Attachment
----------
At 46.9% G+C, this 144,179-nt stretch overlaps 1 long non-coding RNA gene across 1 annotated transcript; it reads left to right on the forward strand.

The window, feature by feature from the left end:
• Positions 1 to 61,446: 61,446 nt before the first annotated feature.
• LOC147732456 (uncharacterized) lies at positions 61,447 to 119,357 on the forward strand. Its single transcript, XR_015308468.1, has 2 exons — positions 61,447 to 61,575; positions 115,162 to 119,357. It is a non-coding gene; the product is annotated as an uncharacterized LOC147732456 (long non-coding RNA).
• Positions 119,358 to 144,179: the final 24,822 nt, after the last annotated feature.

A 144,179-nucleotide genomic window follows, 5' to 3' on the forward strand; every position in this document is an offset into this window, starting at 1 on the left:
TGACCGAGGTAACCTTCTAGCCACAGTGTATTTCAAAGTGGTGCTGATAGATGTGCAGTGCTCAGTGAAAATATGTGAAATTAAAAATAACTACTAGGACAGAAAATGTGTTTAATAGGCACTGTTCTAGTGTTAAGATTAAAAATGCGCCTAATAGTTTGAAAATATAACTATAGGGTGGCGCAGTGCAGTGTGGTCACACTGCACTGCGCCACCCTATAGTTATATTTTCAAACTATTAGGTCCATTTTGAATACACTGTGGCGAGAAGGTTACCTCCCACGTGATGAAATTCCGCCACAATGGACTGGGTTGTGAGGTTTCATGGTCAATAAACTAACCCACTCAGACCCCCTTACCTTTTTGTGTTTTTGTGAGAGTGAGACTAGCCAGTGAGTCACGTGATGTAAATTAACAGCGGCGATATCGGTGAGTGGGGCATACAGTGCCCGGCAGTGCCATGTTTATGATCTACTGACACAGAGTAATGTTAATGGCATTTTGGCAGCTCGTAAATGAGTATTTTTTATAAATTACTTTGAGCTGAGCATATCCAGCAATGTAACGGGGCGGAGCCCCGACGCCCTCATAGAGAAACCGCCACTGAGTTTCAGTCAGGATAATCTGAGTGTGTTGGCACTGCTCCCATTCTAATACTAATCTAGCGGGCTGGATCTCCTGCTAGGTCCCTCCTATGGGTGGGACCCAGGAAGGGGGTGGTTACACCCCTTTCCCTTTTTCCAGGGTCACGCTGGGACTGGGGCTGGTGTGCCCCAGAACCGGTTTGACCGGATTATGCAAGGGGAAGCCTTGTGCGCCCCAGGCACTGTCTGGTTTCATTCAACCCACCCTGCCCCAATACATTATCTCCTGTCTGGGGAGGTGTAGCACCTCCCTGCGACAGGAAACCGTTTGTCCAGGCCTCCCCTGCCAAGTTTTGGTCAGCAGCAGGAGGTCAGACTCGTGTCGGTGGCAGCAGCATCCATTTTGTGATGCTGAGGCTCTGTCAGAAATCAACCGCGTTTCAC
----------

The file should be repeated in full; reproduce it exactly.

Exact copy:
At 46.9% G+C, this 144,179-nt stretch overlaps 1 long non-coding RNA gene across 1 annotated transcript; it reads left to right on the forward strand.

The window, feature by feature from the left end:
• Positions 1 to 61,446: 61,446 nt before the first annotated feature.
• LOC147732456 (uncharacterized) lies at positions 61,447 to 119,357 on the forward strand. Its single transcript, XR_015308468.1, has 2 exons — positions 61,447 to 61,575; positions 115,162 to 119,357. It is a non-coding gene; the product is annotated as an uncharacterized LOC147732456 (long non-coding RNA).
• Positions 119,358 to 144,179: the final 24,822 nt, after the last annotated feature.

A 144,179-nucleotide genomic window follows, 5' to 3' on the forward strand; every position in this document is an offset into this window, starting at 1 on the left:
TGACCGAGGTAACCTTCTAGCCACAGTGTATTTCAAAGTGGTGCTGATAGATGTGCAGTGCTCAGTGAAAATATGTGAAATTAAAAATAACTACTAGGACAGAAAATGTGTTTAATAGGCACTGTTCTAGTGTTAAGATTAAAAATGCGCCTAATAGTTTGAAAATATAACTATAGGGTGGCGCAGTGCAGTGTGGTCACACTGCACTGCGCCACCCTATAGTTATATTTTCAAACTATTAGGTCCATTTTGAATACACTGTGGCGAGAAGGTTACCTCCCACGTGATGAAATTCCGCCACAATGGACTGGGTTGTGAGGTTTCATGGTCAATAAACTAACCCACTCAGACCCCCTTACCTTTTTGTGTTTTTGTGAGAGTGAGACTAGCCAGTGAGTCACGTGATGTAAATTAACAGCGGCGATATCGGTGAGTGGGGCATACAGTGCCCGGCAGTGCCATGTTTATGATCTACTGACACAGAGTAATGTTAATGGCATTTTGGCAGCTCGTAAATGAGTATTTTTTATAAATTACTTTGAGCTGAGCATATCCAGCAATGTAACGGGGCGGAGCCCCGACGCCCTCATAGAGAAACCGCCACTGAGTTTCAGTCAGGATAATCTGAGTGTGTTGGCACTGCTCCCATTCTAATACTAATCTAGCGGGCTGGATCTCCTGCTAGGTCCCTCCTATGGGTGGGACCCAGGAAGGGGGTGGTTACACCCCTTTCCCTTTTTCCAGGGTCACGCTGGGACTGGGGCTGGTGTGCCCCAGAACCGGTTTGACCGGATTATGCAAGGGGAAGCCTTGTGCGCCCCAGGCACTGTCTGGTTTCATTCAACCCACCCTGCCCCAATACATTATCTCCTGTCTGGGGAGGTGTAGCACCTCCCTGCGACAGGAAACCGTTTGTCCAGGCCTCCCCTGCCAAGTTTTGGTCAGCAGCAGGAGGTCAGACTCGTGTCGGTGGCAGCAGCATCCATTTTGTGATGCTGAGGCTCTGTCAGAAATCAACCGCGTTTCAC